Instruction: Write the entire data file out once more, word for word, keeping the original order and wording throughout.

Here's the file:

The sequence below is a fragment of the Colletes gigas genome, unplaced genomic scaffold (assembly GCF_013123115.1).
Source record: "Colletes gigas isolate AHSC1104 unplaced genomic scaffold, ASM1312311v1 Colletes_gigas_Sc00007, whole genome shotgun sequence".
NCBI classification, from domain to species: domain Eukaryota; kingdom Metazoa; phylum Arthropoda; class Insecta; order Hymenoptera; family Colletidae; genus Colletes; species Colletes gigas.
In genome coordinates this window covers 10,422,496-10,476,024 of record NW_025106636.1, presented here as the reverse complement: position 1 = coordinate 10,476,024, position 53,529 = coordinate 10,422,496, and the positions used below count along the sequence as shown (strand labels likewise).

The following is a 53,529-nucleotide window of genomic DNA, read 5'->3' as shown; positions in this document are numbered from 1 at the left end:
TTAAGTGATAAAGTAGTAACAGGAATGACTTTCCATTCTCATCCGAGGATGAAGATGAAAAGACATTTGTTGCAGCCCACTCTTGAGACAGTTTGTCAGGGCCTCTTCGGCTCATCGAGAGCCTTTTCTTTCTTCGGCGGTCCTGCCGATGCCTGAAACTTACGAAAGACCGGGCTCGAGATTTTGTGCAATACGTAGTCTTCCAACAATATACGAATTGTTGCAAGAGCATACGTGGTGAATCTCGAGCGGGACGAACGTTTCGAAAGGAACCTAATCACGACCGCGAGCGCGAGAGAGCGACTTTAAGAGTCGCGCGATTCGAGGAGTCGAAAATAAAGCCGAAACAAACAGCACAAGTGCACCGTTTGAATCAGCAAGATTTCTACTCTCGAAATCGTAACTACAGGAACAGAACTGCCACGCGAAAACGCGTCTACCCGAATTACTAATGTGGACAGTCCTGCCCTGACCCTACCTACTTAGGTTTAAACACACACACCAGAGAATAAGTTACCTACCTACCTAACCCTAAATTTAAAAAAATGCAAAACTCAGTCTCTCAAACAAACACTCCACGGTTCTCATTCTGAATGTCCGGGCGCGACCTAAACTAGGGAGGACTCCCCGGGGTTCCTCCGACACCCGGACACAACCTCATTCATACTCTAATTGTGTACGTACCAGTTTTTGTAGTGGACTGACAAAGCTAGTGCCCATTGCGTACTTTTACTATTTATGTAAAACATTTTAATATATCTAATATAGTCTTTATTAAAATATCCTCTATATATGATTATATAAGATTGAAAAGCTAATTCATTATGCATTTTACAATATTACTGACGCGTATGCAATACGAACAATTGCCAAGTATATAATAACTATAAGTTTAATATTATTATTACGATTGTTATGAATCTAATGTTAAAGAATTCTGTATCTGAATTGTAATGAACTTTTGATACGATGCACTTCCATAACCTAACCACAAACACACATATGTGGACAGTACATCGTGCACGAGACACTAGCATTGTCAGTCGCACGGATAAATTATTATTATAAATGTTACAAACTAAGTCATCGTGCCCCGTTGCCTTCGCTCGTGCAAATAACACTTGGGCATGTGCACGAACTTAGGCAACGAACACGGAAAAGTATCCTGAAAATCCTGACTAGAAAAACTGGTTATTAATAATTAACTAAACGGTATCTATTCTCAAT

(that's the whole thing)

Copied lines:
The sequence below is a fragment of the Colletes gigas genome, unplaced genomic scaffold (assembly GCF_013123115.1).
Source record: "Colletes gigas isolate AHSC1104 unplaced genomic scaffold, ASM1312311v1 Colletes_gigas_Sc00007, whole genome shotgun sequence".
NCBI classification, from domain to species: domain Eukaryota; kingdom Metazoa; phylum Arthropoda; class Insecta; order Hymenoptera; family Colletidae; genus Colletes; species Colletes gigas.
In genome coordinates this window covers 10,422,496-10,476,024 of record NW_025106636.1, presented here as the reverse complement: position 1 = coordinate 10,476,024, position 53,529 = coordinate 10,422,496, and the positions used below count along the sequence as shown (strand labels likewise).

The following is a 53,529-nucleotide window of genomic DNA, read 5'->3' as shown; positions in this document are numbered from 1 at the left end:
TTAAGTGATAAAGTAGTAACAGGAATGACTTTCCATTCTCATCCGAGGATGAAGATGAAAAGACATTTGTTGCAGCCCACTCTTGAGACAGTTTGTCAGGGCCTCTTCGGCTCATCGAGAGCCTTTTCTTTCTTCGGCGGTCCTGCCGATGCCTGAAACTTACGAAAGACCGGGCTCGAGATTTTGTGCAATACGTAGTCTTCCAACAATATACGAATTGTTGCAAGAGCATACGTGGTGAATCTCGAGCGGGACGAACGTTTCGAAAGGAACCTAATCACGACCGCGAGCGCGAGAGAGCGACTTTAAGAGTCGCGCGATTCGAGGAGTCGAAAATAAAGCCGAAACAAACAGCACAAGTGCACCGTTTGAATCAGCAAGATTTCTACTCTCGAAATCGTAACTACAGGAACAGAACTGCCACGCGAAAACGCGTCTACCCGAATTACTAATGTGGACAGTCCTGCCCTGACCCTACCTACTTAGGTTTAAACACACACACCAGAGAATAAGTTACCTACCTACCTAACCCTAAATTTAAAAAAATGCAAAACTCAGTCTCTCAAACAAACACTCCACGGTTCTCATTCTGAATGTCCGGGCGCGACCTAAACTAGGGAGGACTCCCCGGGGTTCCTCCGACACCCGGACACAACCTCATTCATACTCTAATTGTGTACGTACCAGTTTTTGTAGTGGACTGACAAAGCTAGTGCCCATTGCGTACTTTTACTATTTATGTAAAACATTTTAATATATCTAATATAGTCTTTATTAAAATATCCTCTATATATGATTATATAAGATTGAAAAGCTAATTCATTATGCATTTTACAATATTACTGACGCGTATGCAATACGAACAATTGCCAAGTATATAATAACTATAAGTTTAATATTATTATTACGATTGTTATGAATCTAATGTTAAAGAATTCTGTATCTGAATTGTAATGAACTTTTGATACGATGCACTTCCATAACCTAACCACAAACACACATATGTGGACAGTACATCGTGCACGAGACACTAGCATTGTCAGTCGCACGGATAAATTATTATTATAAATGTTACAAACTAAGTCATCGTGCCCCGTTGCCTTCGCTCGTGCAAATAACACTTGGGCATGTGCACGAACTTAGGCAACGAACACGGAAAAGTATCCTGAAAATCCTGACTAGAAAAACTGGTTATTAATAATTAACTAAACGGTATCTATTCTCAAT